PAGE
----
Packing in football: A differential ecological perspective on passes

Steiner, Silvan; Rauh, Stephan; Rumo, Martin; Emery, N.; Sonderegger, Karin; Seiler, Roland (2017). Packing in football: A differential ecological perspective on passes. In: 22nd Annual Congress of the European College of Sport Science. Abstractband. MetropolisRuhr (Essen), Germany. 5.-8.07.2017.

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Packing has had its major appearance at the UEFA European Championship 2016. It indicates how many opponents are packed (“taken
out” of the game) by a pass ( and has established as an inherent part of game statistics. In general, passes
are more probably played to team members with open passing lanes, standing relatively close to the ball carrier, positioned in front of
the ball, and defended loosely by opponent players (unpublished data). The goal of this study was to test whether passes with different
packing differ in their relationships to ecological features of the game context.
Game data from five football competitions between some of Switzerland’s best-ranked U-18 teams were collected by the Local Positioning
Measurement System of the Swiss Federal Institute of Sport. The system records the positions of opponent teams with little time latency
and a high data resolution. Time synchronized videos were used to identify passing situations. 1778 completed passes were identified
and categorized according to their packing. For each pass, the positions of all 22 players were exported to calculate the team members’
distance to the ball carrier, the openness of the passing lane, the defensive coverage, and the position before or behind the ball. Logistic
regressions for binomial data were specified to estimate the effect of the ecological variables on passes with different packing.
In contrast to the significant effects found when considering all passes, the openness of passing lanes was no ecological information that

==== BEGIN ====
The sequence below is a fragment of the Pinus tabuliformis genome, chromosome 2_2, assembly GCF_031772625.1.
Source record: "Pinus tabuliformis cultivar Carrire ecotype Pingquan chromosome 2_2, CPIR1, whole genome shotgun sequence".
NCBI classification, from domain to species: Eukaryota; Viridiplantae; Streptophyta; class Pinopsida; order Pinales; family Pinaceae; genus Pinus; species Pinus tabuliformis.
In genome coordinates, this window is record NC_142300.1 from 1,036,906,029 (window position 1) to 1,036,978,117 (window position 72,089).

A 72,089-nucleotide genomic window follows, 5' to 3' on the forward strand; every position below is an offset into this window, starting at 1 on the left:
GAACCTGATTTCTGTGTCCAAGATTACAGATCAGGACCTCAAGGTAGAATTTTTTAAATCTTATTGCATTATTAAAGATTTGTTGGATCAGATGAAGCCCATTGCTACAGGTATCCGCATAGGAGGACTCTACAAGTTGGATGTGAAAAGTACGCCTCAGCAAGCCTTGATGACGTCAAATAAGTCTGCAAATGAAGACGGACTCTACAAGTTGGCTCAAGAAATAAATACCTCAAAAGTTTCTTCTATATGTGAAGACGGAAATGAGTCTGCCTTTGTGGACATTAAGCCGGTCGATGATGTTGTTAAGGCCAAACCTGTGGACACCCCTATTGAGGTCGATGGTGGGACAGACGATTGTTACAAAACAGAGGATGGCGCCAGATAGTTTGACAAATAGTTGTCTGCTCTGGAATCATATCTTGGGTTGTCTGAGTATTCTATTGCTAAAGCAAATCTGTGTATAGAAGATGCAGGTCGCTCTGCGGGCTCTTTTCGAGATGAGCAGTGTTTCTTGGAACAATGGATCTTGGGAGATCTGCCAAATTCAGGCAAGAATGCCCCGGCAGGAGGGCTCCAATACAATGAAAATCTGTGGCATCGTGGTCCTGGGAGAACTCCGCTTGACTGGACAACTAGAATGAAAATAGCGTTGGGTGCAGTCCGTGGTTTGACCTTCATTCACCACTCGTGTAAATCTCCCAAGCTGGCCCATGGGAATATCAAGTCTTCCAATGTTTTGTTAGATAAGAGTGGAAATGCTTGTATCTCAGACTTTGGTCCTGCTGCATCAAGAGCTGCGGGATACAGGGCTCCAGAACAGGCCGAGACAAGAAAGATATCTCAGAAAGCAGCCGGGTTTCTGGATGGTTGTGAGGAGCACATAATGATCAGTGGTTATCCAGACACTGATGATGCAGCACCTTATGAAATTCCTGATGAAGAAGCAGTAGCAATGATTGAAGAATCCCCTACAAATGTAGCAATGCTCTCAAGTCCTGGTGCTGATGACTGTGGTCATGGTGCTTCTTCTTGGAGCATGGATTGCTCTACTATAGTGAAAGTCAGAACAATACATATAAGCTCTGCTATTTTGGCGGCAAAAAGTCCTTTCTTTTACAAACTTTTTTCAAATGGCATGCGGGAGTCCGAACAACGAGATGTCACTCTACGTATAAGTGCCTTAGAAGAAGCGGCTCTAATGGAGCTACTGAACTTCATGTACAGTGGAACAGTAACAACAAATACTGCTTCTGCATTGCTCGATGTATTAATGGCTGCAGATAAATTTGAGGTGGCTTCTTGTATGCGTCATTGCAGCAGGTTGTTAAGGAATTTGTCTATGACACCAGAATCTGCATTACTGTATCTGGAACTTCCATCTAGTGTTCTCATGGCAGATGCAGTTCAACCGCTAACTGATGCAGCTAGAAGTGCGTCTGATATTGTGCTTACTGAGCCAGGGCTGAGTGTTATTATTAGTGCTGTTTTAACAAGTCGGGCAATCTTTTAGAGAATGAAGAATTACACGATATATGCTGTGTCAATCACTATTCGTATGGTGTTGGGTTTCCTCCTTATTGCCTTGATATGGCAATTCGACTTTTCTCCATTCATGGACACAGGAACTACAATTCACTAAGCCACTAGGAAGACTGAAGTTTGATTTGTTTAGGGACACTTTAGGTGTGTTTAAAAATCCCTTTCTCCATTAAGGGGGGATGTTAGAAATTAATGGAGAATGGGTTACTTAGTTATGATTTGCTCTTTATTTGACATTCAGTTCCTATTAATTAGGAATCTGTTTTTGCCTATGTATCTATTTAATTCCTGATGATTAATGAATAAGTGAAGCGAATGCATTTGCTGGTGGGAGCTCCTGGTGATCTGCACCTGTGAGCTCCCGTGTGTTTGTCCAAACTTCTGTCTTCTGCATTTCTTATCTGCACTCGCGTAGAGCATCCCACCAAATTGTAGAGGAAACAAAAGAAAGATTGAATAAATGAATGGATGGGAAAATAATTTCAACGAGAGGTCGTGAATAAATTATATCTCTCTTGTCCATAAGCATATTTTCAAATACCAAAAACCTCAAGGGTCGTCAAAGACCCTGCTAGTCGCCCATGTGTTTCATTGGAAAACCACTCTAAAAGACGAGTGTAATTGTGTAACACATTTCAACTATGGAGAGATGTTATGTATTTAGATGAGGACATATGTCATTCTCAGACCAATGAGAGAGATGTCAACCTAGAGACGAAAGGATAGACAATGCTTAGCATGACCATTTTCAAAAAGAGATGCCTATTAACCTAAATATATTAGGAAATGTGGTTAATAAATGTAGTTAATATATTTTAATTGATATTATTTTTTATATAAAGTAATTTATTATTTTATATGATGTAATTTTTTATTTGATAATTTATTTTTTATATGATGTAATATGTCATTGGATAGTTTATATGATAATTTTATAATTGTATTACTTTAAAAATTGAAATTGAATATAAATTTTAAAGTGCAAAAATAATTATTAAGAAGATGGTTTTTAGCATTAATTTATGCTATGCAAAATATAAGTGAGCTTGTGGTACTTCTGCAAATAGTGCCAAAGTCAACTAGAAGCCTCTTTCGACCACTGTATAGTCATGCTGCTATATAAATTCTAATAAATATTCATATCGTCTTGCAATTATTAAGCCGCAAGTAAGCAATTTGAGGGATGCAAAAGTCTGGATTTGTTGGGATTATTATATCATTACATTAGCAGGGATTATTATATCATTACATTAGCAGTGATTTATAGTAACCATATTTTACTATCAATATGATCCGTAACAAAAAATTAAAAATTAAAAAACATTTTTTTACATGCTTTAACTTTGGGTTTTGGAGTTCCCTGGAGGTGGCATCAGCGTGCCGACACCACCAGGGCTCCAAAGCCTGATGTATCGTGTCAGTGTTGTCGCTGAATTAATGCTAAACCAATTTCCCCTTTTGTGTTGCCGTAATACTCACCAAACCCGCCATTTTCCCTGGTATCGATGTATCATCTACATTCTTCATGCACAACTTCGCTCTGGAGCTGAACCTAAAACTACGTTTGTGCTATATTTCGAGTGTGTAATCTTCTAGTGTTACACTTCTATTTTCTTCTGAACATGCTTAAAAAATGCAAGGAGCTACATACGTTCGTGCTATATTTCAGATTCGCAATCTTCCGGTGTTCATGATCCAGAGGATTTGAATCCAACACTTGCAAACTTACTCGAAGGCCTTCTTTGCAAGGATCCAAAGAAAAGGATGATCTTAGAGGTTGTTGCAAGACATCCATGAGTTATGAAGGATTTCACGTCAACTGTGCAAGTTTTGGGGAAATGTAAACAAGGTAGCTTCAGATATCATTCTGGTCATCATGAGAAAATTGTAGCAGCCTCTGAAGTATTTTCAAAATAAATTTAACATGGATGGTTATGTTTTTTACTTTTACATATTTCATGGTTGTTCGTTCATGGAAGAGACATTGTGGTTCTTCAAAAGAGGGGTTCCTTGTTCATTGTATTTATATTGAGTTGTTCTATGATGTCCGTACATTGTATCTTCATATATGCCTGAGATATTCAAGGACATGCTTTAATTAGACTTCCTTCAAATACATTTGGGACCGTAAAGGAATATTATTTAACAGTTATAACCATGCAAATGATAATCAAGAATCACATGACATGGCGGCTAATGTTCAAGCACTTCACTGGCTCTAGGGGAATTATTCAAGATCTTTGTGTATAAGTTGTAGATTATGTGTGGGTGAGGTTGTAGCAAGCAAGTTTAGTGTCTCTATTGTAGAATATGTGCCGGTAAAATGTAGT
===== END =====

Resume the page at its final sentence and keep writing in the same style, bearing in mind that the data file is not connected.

significantly affected passes with a packing of greater-than-or-equal to two. In a similar way, no effect of defensive coverage was found
for passes with a packing of greater-than-or-equal to three.
Passes with a packing of three and more do not show the characteristic effects of open passing lanes or loose defence of the intended
receivers. They could, compared to passes with a lower packing, be considered risky passes. The findings may cautiously be interpreted in regard to the athletes’ specific use of ecological information. It might be argued that athletes playing passes with high packing oppress
ecological information that are usually more heavily weighted in passing decisions. Or, they more heavily weigh or rely on other information
to guide their passing behaviour. More research is required to prove the adequacy of this interpretation.

Item Type:

Conference or Workshop Item (Abstract)


07 Faculty of Human Sciences > Institute of Sport Science (ISPW)
07 Faculty of Human Sciences > Institute of Sport Science (ISPW) > Sport Science II [discontinued]

UniBE Contributor:

Steiner, Silvan, Seiler, Roland


100 Philosophy > 150 Psychology
700 Arts > 790 Sports, games & entertainment






Silvan Steiner

Date Deposited:

13 Mar 2018 11:35

Last Modified:

02 Mar 2023 23:30




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